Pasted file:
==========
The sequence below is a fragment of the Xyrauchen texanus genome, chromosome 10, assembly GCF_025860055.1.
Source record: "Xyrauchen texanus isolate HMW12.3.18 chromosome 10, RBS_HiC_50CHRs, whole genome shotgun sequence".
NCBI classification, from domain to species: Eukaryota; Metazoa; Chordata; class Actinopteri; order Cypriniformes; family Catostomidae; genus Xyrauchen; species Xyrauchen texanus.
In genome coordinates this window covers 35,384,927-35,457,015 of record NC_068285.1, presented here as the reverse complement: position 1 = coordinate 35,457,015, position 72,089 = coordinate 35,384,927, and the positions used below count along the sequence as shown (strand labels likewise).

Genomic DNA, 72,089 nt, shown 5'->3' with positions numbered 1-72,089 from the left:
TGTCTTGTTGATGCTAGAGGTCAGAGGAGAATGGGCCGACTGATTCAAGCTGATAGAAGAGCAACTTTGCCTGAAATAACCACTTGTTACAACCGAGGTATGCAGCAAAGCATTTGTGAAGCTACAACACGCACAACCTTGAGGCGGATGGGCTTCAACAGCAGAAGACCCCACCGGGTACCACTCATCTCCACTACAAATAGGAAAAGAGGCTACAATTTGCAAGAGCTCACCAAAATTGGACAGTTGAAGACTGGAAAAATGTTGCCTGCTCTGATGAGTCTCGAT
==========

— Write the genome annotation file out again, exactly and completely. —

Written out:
The sequence below is a fragment of the Xyrauchen texanus genome, chromosome 10, assembly GCF_025860055.1.
Source record: "Xyrauchen texanus isolate HMW12.3.18 chromosome 10, RBS_HiC_50CHRs, whole genome shotgun sequence".
NCBI classification, from domain to species: Eukaryota; Metazoa; Chordata; class Actinopteri; order Cypriniformes; family Catostomidae; genus Xyrauchen; species Xyrauchen texanus.
In genome coordinates this window covers 35,384,927-35,457,015 of record NC_068285.1, presented here as the reverse complement: position 1 = coordinate 35,457,015, position 72,089 = coordinate 35,384,927, and the positions used below count along the sequence as shown (strand labels likewise).

Genomic DNA, 72,089 nt, shown 5'->3' with positions numbered 1-72,089 from the left:
TGTCTTGTTGATGCTAGAGGTCAGAGGAGAATGGGCCGACTGATTCAAGCTGATAGAAGAGCAACTTTGCCTGAAATAACCACTTGTTACAACCGAGGTATGCAGCAAAGCATTTGTGAAGCTACAACACGCACAACCTTGAGGCGGATGGGCTTCAACAGCAGAAGACCCCACCGGGTACCACTCATCTCCACTACAAATAGGAAAAGAGGCTACAATTTGCAAGAGCTCACCAAAATTGGACAGTTGAAGACTGGAAAAATGTTGCCTGCTCTGATGAGTCTCGAT